Cookies Policy

This site uses cookies. By continuing to browse the site you are agreeing to our use of cookies.

I accept this policy

Find out more here

Snout temperatures of reptiles, with special reference to the changes during feeding behaviour in Python molurus bivittatus (Serpentes, Boidae): a study using infrared radiation

No metrics data to plot.
The attempt to load metrics for this article has failed.
The attempt to plot a graph for these metrics has failed.
The full text of this article is not currently available.

Brill’s MyBook program is exclusively available on BrillOnline Books and Journals. Students and scholars affiliated with an institution that has purchased a Brill E-Book on the BrillOnline platform automatically have access to the MyBook option for the title(s) acquired by the Library. Brill MyBook is a print-on-demand paperback copy which is sold at a favorably uniform low price.

Access this article

+ Tax (if applicable)
Add to Favorites
You must be logged in to use this functionality

image of Amphibia-Reptilia

The AGA Thermovision 750® infrared measuring system is used to measure temperatures and to present thermal images of reptiles. Because the system records only the infrared that emanates from the subject itself, the process may be carried out in complete darkness. Evaporation from the wet nasal mucosal surface and the velocity and amount of air over this tissue, results in the reptiles tested having a distinctly cooler snout as compared to the other parts of the head and body. Body temperature is found to be above ambient temperature. Constriction and swallowing changes the heat distribution in Python molurus bivittatus. There is a differential increase in temperature and the cooler snout disappears. Afterwards a differential cooling of the head and body occurs and a colder spot in the anterior temporal region is noted. These phenomena are discussed; the cooler spot is attributed to the action of the anterior temporal gland. No qualitative differences in behavioural elements in feeding behaviour in dark vs light are observed. In the general feeding pattern the action ofappression is interpreted as hearing, and snout pushing after swallowing, as a putting back in place ofjaw and skull elements. The hypothesis that temperature differences over the dead prey (mouse) are of importance in head searching is investigated. A clear heat gradient persisting long enough to be of use to heat-sensitive snakes is found.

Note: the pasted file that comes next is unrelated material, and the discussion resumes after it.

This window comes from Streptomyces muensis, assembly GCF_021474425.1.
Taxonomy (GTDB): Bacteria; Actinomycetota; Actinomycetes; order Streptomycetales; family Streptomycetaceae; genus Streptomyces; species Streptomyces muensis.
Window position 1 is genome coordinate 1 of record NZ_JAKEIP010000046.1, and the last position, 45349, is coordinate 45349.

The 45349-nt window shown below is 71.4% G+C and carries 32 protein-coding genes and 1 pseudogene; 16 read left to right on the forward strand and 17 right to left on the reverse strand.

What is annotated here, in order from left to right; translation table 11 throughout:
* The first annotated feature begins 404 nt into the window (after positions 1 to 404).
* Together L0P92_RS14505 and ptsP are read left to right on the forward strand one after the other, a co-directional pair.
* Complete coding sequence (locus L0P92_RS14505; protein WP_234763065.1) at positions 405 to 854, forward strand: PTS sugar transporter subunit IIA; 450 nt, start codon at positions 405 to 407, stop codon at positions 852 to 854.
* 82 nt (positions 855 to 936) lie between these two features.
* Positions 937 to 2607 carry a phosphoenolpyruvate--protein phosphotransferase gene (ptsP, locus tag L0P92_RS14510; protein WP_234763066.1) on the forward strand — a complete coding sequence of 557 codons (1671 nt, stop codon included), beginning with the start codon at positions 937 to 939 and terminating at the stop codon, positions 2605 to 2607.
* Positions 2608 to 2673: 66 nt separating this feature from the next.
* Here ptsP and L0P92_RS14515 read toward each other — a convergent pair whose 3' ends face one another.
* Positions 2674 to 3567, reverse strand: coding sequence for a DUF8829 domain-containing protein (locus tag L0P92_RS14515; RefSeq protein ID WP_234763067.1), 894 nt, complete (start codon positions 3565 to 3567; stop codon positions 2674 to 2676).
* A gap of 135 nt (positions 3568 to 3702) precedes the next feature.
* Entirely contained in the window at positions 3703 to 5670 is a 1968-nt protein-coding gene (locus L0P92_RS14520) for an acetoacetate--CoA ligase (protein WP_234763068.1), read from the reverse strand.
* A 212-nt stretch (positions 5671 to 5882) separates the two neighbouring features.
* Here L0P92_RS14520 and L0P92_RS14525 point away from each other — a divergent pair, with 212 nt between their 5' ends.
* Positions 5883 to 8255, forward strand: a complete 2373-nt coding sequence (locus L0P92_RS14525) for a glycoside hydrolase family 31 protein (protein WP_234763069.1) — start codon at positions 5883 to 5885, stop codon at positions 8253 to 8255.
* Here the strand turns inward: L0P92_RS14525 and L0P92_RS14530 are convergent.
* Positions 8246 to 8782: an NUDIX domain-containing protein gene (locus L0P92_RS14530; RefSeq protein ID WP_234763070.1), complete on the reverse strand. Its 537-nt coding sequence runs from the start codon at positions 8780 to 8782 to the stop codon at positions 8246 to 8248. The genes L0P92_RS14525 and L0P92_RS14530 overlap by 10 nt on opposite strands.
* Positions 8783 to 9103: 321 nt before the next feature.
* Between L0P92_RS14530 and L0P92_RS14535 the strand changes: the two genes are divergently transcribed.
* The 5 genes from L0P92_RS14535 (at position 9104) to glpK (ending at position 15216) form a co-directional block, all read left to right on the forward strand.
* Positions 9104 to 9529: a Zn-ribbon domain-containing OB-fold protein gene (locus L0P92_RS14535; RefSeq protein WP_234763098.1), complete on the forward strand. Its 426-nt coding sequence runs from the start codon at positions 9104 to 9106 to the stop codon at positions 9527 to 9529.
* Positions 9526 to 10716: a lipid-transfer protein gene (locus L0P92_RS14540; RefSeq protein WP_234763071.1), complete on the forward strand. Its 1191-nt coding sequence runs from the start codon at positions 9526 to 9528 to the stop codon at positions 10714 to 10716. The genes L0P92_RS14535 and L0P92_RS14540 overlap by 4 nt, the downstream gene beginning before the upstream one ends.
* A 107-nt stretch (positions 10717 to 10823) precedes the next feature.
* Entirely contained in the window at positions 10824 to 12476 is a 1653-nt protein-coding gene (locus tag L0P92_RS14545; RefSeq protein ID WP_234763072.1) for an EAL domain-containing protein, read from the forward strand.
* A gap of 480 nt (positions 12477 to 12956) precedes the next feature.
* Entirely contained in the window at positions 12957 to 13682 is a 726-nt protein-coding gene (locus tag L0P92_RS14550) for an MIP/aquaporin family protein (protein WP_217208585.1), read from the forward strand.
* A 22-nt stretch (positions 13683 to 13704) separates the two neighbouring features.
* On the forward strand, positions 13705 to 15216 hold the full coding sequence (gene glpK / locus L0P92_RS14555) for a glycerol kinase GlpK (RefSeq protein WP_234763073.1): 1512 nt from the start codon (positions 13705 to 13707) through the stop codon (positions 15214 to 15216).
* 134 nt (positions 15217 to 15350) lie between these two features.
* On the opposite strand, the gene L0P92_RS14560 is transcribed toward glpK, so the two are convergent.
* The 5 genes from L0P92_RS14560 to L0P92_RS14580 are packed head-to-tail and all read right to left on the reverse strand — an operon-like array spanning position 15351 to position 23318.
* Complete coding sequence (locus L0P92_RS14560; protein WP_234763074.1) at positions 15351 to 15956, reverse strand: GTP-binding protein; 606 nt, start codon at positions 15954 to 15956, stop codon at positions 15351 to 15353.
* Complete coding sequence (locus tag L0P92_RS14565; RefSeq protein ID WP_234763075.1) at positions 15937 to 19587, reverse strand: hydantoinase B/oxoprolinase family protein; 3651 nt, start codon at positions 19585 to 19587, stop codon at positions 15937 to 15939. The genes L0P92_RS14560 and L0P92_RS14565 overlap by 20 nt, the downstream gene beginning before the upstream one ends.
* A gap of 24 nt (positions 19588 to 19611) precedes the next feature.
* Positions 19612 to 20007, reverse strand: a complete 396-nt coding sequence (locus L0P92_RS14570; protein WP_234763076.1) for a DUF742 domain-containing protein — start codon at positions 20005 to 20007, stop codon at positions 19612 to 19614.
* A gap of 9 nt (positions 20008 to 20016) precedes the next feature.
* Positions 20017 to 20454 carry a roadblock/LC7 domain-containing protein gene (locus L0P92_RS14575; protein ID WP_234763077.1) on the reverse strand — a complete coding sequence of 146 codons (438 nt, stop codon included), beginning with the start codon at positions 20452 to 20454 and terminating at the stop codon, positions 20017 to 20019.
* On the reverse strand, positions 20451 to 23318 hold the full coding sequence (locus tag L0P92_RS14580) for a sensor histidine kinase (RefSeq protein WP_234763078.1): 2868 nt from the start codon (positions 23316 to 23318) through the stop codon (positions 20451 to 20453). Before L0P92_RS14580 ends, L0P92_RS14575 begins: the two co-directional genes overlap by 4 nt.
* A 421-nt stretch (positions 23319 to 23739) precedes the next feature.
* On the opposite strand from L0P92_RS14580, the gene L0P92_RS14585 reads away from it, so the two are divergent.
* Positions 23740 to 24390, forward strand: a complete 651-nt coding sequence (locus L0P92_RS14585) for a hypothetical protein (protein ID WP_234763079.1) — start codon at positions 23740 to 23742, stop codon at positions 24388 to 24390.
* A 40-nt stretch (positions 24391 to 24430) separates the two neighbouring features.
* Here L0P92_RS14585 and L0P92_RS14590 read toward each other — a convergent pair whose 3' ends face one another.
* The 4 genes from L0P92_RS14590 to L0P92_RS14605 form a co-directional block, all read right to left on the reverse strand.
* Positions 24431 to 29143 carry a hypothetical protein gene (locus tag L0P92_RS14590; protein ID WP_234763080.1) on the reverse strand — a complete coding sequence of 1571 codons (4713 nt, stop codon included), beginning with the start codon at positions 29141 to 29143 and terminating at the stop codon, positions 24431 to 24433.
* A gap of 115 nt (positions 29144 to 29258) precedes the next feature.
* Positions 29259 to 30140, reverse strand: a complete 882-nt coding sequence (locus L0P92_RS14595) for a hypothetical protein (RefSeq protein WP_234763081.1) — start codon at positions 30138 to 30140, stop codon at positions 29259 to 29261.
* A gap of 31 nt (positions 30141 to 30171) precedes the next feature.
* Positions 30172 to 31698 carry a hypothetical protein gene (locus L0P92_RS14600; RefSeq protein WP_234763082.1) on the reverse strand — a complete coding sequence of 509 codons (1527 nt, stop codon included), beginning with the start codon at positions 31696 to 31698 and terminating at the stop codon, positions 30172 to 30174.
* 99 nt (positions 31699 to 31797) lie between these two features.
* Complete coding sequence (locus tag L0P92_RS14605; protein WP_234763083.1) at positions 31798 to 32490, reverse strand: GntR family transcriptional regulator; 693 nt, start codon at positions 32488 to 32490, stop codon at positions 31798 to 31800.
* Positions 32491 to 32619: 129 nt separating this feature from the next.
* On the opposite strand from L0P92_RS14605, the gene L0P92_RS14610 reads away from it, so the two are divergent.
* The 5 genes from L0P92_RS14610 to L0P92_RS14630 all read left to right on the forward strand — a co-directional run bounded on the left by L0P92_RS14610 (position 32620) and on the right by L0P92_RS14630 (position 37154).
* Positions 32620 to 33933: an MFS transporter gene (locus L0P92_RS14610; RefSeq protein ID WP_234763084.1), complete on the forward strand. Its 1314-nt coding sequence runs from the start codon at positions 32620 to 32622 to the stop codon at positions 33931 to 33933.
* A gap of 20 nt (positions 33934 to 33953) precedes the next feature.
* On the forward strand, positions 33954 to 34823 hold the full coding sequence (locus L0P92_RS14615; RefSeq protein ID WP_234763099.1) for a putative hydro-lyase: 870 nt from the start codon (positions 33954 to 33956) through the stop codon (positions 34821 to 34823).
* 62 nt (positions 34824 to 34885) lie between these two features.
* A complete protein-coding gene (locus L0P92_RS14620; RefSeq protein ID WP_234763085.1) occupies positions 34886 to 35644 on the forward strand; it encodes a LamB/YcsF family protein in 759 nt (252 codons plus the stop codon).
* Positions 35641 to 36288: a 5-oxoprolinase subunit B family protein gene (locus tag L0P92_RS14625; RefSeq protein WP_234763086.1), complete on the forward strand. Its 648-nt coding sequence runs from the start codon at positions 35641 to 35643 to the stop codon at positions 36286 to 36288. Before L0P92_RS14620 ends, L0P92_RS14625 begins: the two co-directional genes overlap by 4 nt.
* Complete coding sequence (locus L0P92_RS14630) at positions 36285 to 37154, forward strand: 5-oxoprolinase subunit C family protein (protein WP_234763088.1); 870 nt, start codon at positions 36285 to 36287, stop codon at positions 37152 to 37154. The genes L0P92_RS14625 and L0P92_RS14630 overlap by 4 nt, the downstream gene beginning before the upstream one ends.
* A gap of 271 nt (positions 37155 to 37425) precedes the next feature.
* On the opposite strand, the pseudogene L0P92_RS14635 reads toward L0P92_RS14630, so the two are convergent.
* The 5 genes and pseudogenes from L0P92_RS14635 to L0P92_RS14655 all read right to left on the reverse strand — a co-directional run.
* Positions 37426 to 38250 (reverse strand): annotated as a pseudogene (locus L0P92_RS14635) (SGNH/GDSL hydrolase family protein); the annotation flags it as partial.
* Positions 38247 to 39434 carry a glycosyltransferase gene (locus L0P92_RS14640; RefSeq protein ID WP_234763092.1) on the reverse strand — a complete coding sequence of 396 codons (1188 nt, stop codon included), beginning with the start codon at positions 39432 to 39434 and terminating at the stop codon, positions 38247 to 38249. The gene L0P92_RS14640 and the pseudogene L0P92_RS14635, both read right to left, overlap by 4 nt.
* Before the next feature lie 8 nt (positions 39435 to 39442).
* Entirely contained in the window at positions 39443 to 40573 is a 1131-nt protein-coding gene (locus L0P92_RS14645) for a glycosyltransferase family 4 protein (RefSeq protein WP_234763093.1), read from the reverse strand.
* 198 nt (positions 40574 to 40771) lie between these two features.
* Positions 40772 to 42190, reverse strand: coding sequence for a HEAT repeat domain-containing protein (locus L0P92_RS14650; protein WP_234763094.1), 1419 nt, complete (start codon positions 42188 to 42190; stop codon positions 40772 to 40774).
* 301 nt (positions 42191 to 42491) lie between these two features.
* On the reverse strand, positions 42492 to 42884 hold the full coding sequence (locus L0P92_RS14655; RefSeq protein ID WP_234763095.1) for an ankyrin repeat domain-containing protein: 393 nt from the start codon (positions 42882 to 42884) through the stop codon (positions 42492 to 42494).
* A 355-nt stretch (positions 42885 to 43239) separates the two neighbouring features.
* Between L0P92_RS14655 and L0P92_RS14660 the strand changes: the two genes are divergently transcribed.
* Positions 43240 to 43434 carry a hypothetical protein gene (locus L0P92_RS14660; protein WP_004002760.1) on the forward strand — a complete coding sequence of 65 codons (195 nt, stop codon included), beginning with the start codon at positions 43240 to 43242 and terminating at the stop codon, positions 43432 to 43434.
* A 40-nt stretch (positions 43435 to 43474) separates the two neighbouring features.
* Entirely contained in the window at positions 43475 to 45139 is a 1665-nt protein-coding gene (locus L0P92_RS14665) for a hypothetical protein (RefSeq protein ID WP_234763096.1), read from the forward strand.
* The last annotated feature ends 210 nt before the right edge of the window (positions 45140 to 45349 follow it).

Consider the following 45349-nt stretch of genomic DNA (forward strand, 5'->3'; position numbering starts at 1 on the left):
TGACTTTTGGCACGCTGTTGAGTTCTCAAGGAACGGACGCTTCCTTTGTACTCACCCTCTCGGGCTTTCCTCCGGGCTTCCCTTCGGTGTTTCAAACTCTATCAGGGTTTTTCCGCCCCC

Affiliations: 1: State University of Leiden, Zoological Laboratory, Department of Functional Morphology Kaiserstraat 63, 2318 GP Leiden, The Netherlands


Full text loading...


Data & Media loading...

Article metrics loading...



Can't access your account?
  • Tools

  • Add to Favorites
  • Printable version
  • Email this page
  • Subscribe to ToC alert
  • Get permissions
  • Recommend to your library

    You must fill out fields marked with: *

    Librarian details
    Your details
    Why are you recommending this title?
    Select reason:
    Amphibia-Reptilia — Recommend this title to your library
  • Export citations
  • Key

  • Full access
  • Open Access
  • Partial/No accessInformation